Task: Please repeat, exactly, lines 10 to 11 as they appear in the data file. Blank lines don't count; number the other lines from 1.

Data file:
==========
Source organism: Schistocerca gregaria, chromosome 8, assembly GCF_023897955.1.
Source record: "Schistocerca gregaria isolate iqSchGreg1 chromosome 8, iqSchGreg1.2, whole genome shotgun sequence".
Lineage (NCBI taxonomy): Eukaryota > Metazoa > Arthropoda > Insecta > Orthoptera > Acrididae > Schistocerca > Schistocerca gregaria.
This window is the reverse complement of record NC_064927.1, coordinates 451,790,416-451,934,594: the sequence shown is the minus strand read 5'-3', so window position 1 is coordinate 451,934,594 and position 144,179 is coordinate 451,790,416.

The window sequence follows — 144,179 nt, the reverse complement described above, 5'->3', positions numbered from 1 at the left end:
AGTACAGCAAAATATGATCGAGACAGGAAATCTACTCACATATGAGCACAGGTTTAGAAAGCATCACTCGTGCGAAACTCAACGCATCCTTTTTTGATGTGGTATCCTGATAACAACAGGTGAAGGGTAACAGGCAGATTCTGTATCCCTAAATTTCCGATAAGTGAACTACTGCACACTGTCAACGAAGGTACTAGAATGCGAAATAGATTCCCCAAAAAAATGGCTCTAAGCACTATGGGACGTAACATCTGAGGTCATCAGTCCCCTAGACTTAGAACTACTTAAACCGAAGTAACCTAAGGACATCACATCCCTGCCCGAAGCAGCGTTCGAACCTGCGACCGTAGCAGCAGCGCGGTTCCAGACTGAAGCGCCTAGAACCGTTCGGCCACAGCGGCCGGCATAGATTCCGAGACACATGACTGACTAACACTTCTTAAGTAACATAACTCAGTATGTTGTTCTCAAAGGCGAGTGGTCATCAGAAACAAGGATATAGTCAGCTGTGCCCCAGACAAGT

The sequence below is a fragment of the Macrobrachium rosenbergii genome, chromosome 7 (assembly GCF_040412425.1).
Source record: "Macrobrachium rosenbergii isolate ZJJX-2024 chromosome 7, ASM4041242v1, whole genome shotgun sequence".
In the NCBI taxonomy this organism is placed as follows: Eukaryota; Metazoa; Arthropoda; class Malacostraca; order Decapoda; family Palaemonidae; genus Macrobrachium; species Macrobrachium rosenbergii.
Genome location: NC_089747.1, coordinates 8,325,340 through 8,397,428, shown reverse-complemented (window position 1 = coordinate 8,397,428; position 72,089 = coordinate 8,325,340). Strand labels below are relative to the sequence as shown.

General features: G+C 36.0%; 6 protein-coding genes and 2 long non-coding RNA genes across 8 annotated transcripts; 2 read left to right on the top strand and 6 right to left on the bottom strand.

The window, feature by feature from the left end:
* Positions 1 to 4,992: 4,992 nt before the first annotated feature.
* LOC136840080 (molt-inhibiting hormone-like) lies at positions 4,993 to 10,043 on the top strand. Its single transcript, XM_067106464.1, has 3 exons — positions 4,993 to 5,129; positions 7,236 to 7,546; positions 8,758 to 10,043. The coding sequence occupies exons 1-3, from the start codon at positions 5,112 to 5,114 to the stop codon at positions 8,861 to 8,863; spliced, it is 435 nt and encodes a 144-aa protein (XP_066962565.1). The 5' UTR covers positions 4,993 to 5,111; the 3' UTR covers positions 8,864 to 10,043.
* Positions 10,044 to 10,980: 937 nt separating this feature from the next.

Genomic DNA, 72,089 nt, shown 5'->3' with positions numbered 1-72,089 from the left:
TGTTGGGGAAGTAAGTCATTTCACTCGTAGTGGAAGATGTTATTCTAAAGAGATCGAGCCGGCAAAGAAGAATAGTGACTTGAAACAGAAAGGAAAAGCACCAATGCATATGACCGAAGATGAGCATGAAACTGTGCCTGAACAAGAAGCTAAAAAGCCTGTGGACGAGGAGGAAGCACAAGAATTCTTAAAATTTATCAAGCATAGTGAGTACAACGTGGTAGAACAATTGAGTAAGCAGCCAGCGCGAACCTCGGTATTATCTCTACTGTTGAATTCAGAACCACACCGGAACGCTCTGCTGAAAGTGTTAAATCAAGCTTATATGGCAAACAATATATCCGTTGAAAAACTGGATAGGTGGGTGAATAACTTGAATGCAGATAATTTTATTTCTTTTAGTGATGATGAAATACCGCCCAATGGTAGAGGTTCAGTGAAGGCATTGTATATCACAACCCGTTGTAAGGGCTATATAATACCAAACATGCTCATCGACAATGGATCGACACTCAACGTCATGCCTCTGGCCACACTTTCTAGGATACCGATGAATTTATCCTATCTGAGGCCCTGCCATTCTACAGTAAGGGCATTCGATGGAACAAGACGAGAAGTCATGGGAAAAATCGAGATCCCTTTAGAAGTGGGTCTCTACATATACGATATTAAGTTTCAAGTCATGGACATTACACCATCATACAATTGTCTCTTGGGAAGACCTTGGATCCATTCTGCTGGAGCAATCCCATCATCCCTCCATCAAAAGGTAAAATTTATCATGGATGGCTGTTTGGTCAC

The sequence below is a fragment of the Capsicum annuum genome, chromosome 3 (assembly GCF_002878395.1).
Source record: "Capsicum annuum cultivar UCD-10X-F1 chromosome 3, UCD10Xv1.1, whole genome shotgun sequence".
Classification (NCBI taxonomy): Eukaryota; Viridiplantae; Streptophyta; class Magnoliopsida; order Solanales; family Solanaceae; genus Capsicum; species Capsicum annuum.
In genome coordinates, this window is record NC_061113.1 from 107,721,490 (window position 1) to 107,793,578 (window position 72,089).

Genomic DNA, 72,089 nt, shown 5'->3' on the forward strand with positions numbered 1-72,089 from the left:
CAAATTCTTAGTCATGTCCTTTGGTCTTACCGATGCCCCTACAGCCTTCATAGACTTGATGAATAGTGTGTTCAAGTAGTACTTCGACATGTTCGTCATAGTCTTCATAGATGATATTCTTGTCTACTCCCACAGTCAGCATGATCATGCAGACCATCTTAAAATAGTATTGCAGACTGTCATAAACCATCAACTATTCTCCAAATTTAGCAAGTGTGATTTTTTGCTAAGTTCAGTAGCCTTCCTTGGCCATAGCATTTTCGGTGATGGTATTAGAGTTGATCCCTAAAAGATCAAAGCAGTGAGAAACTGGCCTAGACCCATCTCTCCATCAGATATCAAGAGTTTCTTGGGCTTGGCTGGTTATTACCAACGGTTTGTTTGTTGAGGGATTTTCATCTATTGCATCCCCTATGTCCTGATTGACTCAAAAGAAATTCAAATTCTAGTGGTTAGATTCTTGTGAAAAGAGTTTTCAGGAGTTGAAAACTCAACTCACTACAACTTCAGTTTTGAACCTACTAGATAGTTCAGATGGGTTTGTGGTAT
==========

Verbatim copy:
Genome location: NC_089747.1, coordinates 8,325,340 through 8,397,428, shown reverse-complemented (window position 1 = coordinate 8,397,428; position 72,089 = coordinate 8,325,340). Strand labels below are relative to the sequence as shown.

General features: G+C 36.0%; 6 protein-coding genes and 2 long non-coding RNA genes across 8 annotated transcripts; 2 read left to right on the top strand and 6 right to left on the bottom strand.